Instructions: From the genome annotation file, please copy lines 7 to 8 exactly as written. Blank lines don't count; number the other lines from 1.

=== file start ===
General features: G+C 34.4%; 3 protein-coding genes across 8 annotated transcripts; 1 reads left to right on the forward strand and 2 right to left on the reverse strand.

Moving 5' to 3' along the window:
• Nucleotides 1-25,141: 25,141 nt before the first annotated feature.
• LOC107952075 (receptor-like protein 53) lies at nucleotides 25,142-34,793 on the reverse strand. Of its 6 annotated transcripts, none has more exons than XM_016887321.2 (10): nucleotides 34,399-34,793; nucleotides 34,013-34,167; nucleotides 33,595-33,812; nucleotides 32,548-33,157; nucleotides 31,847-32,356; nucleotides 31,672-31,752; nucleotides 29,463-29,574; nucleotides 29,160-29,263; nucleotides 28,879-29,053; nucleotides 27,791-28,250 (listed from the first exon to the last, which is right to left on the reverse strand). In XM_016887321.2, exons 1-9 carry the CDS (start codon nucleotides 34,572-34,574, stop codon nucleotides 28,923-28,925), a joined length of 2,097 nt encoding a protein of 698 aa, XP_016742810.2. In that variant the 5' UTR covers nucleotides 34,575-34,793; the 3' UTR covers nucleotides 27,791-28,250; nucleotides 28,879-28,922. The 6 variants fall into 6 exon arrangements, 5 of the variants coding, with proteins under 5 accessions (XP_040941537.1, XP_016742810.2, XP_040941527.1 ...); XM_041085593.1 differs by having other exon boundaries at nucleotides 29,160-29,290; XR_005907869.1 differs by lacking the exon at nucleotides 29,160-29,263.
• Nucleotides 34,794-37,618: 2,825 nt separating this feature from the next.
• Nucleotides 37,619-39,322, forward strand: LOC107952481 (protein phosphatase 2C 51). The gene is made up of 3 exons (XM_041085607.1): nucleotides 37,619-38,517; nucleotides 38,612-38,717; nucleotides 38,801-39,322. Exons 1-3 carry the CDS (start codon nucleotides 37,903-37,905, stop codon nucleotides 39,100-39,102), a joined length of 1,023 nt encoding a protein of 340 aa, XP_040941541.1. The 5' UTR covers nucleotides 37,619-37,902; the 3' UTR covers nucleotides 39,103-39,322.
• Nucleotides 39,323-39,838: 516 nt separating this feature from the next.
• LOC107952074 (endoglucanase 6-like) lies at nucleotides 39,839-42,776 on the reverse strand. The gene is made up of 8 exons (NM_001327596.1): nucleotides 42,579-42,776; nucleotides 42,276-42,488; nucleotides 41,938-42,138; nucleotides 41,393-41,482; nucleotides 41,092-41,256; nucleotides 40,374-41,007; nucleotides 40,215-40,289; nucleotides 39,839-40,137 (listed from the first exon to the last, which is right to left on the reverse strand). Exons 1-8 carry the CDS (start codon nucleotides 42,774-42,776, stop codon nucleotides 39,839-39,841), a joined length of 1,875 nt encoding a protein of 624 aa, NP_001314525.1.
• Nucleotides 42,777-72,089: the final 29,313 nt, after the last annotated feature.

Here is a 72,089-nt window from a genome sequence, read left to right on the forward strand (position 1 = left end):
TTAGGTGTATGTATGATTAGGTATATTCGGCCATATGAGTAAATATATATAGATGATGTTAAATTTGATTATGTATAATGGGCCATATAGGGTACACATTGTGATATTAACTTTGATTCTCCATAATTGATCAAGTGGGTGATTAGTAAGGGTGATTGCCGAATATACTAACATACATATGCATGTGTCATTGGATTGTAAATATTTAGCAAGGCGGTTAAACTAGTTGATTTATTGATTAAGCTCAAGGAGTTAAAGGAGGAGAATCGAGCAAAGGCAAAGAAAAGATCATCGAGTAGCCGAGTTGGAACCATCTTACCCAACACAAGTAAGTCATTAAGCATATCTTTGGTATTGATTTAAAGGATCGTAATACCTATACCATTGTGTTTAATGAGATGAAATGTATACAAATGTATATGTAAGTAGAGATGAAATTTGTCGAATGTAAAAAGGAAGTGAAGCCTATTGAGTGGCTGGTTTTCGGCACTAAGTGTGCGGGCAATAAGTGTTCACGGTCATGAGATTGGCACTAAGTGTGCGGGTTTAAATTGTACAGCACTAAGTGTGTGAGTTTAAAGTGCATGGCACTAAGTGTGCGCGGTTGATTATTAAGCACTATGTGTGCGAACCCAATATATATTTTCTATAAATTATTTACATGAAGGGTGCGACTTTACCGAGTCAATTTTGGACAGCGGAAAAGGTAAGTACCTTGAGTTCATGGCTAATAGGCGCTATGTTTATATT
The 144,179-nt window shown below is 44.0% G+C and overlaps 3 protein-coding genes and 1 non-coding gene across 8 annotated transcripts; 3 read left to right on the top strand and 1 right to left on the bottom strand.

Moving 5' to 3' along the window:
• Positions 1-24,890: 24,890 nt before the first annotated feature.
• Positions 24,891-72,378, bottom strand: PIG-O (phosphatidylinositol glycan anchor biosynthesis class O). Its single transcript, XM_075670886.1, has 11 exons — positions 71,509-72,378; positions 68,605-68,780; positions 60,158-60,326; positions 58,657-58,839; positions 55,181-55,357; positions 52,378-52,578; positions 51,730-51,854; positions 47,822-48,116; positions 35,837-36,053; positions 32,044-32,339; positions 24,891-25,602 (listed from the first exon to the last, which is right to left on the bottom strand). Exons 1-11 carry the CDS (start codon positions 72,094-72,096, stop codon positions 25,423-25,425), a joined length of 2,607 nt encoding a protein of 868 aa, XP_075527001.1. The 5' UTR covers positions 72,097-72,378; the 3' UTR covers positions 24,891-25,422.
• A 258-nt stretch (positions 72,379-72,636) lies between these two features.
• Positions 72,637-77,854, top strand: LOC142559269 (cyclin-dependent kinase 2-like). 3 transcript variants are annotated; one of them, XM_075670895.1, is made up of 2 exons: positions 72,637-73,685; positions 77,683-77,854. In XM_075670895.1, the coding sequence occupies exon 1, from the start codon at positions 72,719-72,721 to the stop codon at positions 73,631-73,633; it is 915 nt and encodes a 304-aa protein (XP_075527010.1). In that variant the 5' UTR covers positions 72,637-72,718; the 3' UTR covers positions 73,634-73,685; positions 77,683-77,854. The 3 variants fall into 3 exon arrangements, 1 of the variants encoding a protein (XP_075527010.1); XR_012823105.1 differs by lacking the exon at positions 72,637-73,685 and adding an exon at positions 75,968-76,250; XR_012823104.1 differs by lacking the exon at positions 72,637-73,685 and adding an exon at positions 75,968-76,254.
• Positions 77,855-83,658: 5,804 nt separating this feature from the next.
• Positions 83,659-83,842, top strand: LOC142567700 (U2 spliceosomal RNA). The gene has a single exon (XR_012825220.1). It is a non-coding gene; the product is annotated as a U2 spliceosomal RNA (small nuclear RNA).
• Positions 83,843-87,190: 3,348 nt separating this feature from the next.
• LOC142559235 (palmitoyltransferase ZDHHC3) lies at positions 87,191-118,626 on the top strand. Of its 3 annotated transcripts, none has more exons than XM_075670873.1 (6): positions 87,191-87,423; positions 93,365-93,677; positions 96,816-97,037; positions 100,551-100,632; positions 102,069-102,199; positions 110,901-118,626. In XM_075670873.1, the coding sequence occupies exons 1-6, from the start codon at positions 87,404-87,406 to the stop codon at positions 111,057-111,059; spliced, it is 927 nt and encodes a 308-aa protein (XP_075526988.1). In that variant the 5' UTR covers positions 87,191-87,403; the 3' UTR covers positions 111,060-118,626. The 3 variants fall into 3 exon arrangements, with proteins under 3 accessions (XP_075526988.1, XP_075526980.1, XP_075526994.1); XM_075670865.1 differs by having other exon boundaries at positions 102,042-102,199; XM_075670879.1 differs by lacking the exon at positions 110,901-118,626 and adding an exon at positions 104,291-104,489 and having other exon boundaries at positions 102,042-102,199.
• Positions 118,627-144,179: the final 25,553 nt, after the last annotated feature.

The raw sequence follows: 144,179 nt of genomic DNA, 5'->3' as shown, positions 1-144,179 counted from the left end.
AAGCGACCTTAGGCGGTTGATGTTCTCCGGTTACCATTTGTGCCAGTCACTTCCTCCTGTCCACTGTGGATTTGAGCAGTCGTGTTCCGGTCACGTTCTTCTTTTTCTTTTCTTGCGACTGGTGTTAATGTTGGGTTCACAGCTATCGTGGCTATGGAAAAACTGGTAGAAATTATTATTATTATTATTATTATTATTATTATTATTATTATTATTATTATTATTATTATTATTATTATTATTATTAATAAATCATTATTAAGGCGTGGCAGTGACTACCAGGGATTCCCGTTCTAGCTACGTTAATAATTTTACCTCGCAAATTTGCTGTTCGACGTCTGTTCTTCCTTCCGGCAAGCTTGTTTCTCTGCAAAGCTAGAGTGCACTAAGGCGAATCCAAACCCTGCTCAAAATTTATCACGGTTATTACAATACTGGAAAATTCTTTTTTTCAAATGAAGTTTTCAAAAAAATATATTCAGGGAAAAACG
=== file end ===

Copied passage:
• Nucleotides 39,323-39,838: 516 nt separating this feature from the next.
• LOC107952074 (endoglucanase 6-like) lies at nucleotides 39,839-42,776 on the reverse strand. The gene is made up of 8 exons (NM_001327596.1): nucleotides 42,579-42,776; nucleotides 42,276-42,488; nucleotides 41,938-42,138; nucleotides 41,393-41,482; nucleotides 41,092-41,256; nucleotides 40,374-41,007; nucleotides 40,215-40,289; nucleotides 39,839-40,137 (listed from the first exon to the last, which is right to left on the reverse strand). Exons 1-8 carry the CDS (start codon nucleotides 42,774-42,776, stop codon nucleotides 39,839-39,841), a joined length of 1,875 nt encoding a protein of 624 aa, NP_001314525.1.